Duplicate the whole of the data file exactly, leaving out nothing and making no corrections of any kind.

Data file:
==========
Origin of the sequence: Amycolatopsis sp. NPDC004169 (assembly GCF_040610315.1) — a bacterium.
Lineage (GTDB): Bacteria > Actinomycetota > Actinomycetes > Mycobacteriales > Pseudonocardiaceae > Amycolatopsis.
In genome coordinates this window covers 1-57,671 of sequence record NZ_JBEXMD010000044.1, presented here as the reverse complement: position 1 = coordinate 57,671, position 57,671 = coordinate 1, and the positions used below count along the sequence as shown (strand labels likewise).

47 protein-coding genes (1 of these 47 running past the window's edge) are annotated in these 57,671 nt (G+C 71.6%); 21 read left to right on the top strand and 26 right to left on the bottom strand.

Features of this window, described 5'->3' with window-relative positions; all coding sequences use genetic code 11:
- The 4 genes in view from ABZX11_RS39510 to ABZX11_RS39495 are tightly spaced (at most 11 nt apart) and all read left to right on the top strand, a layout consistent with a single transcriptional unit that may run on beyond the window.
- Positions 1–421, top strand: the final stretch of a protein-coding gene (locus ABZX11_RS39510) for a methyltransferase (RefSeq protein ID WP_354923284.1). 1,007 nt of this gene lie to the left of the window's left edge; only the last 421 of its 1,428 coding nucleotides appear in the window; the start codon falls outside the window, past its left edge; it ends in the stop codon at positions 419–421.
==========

Origin of the sequence: Amycolatopsis sp. NPDC004169 (assembly GCF_040610315.1) — a bacterium.
Lineage (GTDB): Bacteria > Actinomycetota > Actinomycetes > Mycobacteriales > Pseudonocardiaceae > Amycolatopsis.
In genome coordinates this window covers 1-57,671 of sequence record NZ_JBEXMD010000044.1, presented here as the reverse complement: position 1 = coordinate 57,671, position 57,671 = coordinate 1, and the positions used below count along the sequence as shown (strand labels likewise).

47 protein-coding genes (1 of these 47 running past the window's edge) are annotated in these 57,671 nt (G+C 71.6%); 21 read left to right on the top strand and 26 right to left on the bottom strand.

Features of this window, described 5'->3' with window-relative positions; all coding sequences use genetic code 11:
- The 4 genes in view from ABZX11_RS39510 to ABZX11_RS39495 are tightly spaced (at most 11 nt apart) and all read left to right on the top strand, a layout consistent with a single transcriptional unit that may run on beyond the window.
- Positions 1–421, top strand: the final stretch of a protein-coding gene (locus ABZX11_RS39510) for a methyltransferase (RefSeq protein ID WP_354923284.1). 1,007 nt of this gene lie to the left of the window's left edge; only the last 421 of its 1,428 coding nucleotides appear in the window; the start codon falls outside the window, past its left edge; it ends in the stop codon at positions 419–421.